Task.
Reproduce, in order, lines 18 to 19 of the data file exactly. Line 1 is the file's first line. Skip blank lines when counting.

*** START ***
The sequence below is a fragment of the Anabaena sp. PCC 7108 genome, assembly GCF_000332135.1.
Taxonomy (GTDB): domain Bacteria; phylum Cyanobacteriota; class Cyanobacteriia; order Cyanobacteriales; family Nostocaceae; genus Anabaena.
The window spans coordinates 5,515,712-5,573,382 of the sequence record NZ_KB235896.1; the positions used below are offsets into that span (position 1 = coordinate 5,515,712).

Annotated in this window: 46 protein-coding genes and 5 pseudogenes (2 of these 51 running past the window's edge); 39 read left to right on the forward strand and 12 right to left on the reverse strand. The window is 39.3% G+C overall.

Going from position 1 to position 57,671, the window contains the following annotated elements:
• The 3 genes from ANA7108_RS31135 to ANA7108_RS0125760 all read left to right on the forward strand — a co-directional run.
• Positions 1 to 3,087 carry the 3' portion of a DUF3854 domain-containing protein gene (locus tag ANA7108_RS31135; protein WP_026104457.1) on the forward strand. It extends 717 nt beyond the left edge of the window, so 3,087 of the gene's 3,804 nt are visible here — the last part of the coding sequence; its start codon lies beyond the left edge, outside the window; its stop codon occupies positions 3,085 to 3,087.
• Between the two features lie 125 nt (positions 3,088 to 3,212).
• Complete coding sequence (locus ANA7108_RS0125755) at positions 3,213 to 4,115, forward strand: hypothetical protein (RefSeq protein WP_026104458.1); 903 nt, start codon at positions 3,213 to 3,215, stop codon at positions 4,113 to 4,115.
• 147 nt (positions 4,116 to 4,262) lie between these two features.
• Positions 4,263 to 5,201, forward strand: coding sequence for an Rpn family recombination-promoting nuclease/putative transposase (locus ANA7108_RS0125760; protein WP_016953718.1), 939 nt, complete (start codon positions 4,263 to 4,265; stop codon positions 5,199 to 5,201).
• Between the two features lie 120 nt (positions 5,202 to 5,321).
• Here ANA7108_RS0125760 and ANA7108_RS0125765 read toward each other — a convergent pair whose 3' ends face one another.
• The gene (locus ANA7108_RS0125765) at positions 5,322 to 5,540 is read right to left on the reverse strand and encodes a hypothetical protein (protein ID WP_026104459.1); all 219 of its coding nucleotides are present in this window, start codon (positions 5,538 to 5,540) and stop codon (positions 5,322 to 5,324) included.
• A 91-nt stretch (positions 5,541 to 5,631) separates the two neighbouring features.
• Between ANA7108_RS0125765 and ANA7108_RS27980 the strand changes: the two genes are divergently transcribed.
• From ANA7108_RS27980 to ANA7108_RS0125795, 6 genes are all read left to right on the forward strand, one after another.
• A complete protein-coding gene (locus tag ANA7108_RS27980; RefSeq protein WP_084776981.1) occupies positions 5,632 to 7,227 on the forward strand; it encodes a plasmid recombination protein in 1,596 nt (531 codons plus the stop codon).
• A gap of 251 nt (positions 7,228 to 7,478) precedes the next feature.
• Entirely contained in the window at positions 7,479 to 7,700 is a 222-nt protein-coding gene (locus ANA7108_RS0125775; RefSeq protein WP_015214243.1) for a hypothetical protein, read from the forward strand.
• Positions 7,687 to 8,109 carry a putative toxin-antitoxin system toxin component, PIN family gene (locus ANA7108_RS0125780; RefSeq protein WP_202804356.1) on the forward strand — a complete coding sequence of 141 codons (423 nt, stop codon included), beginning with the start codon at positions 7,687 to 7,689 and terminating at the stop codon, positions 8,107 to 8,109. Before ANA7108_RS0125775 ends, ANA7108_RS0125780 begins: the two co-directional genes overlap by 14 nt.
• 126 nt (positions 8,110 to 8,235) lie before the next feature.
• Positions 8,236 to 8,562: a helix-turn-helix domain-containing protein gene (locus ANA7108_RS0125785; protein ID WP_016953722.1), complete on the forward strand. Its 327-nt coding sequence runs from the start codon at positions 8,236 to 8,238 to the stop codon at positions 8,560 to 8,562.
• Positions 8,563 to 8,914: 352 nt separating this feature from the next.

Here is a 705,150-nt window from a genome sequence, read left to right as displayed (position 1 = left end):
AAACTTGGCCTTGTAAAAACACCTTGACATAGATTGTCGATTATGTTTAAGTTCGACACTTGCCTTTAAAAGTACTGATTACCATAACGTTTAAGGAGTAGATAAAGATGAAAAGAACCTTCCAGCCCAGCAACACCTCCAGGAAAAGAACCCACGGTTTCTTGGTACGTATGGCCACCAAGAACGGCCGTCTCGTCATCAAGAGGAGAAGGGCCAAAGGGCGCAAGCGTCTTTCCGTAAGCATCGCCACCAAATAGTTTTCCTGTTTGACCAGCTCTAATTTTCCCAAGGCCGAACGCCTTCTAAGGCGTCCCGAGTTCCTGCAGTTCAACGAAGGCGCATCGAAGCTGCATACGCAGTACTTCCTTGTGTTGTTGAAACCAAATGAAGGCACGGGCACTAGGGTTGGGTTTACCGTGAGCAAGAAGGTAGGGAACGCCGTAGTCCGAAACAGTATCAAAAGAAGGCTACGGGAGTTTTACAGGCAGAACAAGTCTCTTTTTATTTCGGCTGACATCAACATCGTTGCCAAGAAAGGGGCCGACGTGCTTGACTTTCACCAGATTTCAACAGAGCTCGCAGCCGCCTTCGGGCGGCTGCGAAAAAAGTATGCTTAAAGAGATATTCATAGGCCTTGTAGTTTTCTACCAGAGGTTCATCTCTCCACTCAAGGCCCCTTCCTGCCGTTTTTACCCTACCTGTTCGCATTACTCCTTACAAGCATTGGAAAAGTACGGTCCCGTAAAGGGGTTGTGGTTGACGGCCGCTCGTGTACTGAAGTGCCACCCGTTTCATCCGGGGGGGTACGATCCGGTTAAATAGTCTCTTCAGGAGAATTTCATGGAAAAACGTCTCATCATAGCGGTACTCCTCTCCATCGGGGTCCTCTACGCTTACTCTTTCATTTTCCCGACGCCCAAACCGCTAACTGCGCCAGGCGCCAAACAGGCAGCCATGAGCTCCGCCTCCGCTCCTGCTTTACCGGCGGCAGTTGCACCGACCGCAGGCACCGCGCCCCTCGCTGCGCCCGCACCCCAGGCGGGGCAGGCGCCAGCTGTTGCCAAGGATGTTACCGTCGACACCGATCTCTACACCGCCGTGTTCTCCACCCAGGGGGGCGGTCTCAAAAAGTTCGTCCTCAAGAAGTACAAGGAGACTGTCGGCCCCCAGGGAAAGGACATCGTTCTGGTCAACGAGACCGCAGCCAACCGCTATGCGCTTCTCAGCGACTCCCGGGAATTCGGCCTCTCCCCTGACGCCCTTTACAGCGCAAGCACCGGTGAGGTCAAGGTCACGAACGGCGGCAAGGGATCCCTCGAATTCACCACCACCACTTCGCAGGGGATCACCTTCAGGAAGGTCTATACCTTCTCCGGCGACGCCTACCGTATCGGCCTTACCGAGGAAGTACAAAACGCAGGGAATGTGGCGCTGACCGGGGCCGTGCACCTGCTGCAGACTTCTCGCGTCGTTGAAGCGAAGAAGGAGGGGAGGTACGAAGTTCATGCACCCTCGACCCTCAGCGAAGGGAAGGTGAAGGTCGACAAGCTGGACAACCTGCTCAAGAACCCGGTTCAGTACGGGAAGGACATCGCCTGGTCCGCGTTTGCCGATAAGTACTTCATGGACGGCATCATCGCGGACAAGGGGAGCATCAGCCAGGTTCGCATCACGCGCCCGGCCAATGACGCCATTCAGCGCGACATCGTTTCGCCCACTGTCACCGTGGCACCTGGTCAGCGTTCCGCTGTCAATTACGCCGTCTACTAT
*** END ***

• A complete protein-coding gene (locus tag ANA7108_RS27980; RefSeq protein WP_084776981.1) occupies positions 5,632 to 7,227 on the forward strand; it encodes a plasmid recombination protein in 1,596 nt (531 codons plus the stop codon).
• A gap of 251 nt (positions 7,228 to 7,478) precedes the next feature.